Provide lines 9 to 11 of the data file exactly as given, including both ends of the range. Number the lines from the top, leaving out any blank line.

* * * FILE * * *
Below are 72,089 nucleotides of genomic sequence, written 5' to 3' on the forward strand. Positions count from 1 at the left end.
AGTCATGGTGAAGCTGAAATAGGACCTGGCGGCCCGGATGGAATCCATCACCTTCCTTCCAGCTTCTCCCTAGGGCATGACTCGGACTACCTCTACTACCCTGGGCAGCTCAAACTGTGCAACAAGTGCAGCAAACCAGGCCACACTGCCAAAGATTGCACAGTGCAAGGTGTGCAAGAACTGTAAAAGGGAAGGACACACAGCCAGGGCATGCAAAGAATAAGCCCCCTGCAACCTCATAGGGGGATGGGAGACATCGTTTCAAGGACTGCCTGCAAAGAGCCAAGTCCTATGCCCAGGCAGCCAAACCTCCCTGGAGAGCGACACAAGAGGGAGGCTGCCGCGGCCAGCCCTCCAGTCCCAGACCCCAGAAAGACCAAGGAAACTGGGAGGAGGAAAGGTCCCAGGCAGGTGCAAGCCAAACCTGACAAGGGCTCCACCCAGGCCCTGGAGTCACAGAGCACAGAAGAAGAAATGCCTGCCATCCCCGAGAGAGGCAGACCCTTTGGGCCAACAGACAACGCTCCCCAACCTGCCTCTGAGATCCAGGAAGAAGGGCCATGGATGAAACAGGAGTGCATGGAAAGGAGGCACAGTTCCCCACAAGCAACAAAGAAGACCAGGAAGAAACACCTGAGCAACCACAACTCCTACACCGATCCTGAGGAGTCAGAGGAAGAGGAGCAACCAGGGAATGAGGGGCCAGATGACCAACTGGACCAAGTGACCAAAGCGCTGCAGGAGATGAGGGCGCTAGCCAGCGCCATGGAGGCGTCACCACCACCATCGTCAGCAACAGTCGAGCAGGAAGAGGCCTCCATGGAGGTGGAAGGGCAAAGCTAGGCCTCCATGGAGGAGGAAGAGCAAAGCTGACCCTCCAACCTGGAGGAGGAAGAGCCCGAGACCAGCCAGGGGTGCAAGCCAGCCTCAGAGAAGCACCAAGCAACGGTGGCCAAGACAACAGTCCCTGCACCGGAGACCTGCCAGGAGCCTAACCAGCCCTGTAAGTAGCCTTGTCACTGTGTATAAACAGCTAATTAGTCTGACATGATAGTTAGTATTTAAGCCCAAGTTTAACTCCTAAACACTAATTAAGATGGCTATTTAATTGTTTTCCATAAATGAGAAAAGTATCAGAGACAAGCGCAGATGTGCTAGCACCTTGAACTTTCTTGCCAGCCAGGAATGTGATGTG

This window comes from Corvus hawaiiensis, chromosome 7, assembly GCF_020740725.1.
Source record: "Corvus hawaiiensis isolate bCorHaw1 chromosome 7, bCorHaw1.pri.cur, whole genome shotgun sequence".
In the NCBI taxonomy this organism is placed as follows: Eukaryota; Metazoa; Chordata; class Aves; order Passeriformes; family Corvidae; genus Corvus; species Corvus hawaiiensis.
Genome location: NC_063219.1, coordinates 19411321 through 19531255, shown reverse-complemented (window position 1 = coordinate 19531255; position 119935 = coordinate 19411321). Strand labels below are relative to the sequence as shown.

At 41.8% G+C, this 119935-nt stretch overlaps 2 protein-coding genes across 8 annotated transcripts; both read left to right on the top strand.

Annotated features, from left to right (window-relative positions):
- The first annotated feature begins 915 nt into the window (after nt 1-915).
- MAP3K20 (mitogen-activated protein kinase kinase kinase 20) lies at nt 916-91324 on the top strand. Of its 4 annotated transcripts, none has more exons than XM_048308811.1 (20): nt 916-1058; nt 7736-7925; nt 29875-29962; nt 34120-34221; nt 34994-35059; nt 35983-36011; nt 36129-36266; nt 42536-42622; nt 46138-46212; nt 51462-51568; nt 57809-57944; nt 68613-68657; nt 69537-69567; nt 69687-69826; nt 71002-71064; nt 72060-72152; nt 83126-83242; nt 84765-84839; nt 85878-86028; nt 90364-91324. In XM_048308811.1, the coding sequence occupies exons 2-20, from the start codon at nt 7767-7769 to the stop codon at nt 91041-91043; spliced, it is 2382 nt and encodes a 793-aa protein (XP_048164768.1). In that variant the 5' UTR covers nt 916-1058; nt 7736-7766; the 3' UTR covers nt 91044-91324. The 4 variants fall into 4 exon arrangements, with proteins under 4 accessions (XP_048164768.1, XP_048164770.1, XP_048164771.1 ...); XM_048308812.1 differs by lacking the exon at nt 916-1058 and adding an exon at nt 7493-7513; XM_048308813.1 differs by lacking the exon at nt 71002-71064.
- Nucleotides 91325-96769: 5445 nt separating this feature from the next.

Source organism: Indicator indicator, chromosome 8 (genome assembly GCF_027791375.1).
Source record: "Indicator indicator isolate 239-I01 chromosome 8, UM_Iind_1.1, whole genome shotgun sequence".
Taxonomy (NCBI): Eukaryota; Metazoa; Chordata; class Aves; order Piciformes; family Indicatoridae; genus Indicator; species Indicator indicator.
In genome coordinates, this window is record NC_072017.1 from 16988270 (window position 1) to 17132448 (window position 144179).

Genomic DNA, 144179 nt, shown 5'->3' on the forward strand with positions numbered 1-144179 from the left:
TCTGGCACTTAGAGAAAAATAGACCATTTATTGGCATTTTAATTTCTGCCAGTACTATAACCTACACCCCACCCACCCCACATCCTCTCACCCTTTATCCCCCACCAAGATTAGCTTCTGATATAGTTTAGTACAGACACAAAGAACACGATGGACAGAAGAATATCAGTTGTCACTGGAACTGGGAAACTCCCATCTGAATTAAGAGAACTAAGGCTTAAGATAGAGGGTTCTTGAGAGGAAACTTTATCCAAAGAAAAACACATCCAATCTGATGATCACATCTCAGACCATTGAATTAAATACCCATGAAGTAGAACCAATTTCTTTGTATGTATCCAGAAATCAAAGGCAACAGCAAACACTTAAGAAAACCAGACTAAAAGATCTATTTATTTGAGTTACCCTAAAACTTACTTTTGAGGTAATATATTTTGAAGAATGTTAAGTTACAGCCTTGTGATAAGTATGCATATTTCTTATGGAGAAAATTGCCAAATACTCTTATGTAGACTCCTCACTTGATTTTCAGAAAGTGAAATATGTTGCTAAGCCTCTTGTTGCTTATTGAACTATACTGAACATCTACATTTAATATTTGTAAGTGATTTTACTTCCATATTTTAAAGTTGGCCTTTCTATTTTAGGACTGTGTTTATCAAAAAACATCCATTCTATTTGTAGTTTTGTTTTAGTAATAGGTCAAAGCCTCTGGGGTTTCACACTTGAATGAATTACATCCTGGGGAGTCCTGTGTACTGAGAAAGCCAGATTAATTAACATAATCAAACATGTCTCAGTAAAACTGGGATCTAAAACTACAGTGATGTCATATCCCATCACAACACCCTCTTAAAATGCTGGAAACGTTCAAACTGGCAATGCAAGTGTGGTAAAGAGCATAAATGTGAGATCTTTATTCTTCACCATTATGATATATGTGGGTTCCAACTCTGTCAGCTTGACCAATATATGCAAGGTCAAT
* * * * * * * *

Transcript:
- The first annotated feature begins 915 nt into the window (after nt 1-915).
- MAP3K20 (mitogen-activated protein kinase kinase kinase 20) lies at nt 916-91324 on the top strand. Of its 4 annotated transcripts, none has more exons than XM_048308811.1 (20): nt 916-1058; nt 7736-7925; nt 29875-29962; nt 34120-34221; nt 34994-35059; nt 35983-36011; nt 36129-36266; nt 42536-42622; nt 46138-46212; nt 51462-51568; nt 57809-57944; nt 68613-68657; nt 69537-69567; nt 69687-69826; nt 71002-71064; nt 72060-72152; nt 83126-83242; nt 84765-84839; nt 85878-86028; nt 90364-91324. In XM_048308811.1, the coding sequence occupies exons 2-20, from the start codon at nt 7767-7769 to the stop codon at nt 91041-91043; spliced, it is 2382 nt and encodes a 793-aa protein (XP_048164768.1). In that variant the 5' UTR covers nt 916-1058; nt 7736-7766; the 3' UTR covers nt 91044-91324. The 4 variants fall into 4 exon arrangements, with proteins under 4 accessions (XP_048164768.1, XP_048164770.1, XP_048164771.1 ...); XM_048308812.1 differs by lacking the exon at nt 916-1058 and adding an exon at nt 7493-7513; XM_048308813.1 differs by lacking the exon at nt 71002-71064.
- Nucleotides 91325-96769: 5445 nt separating this feature from the next.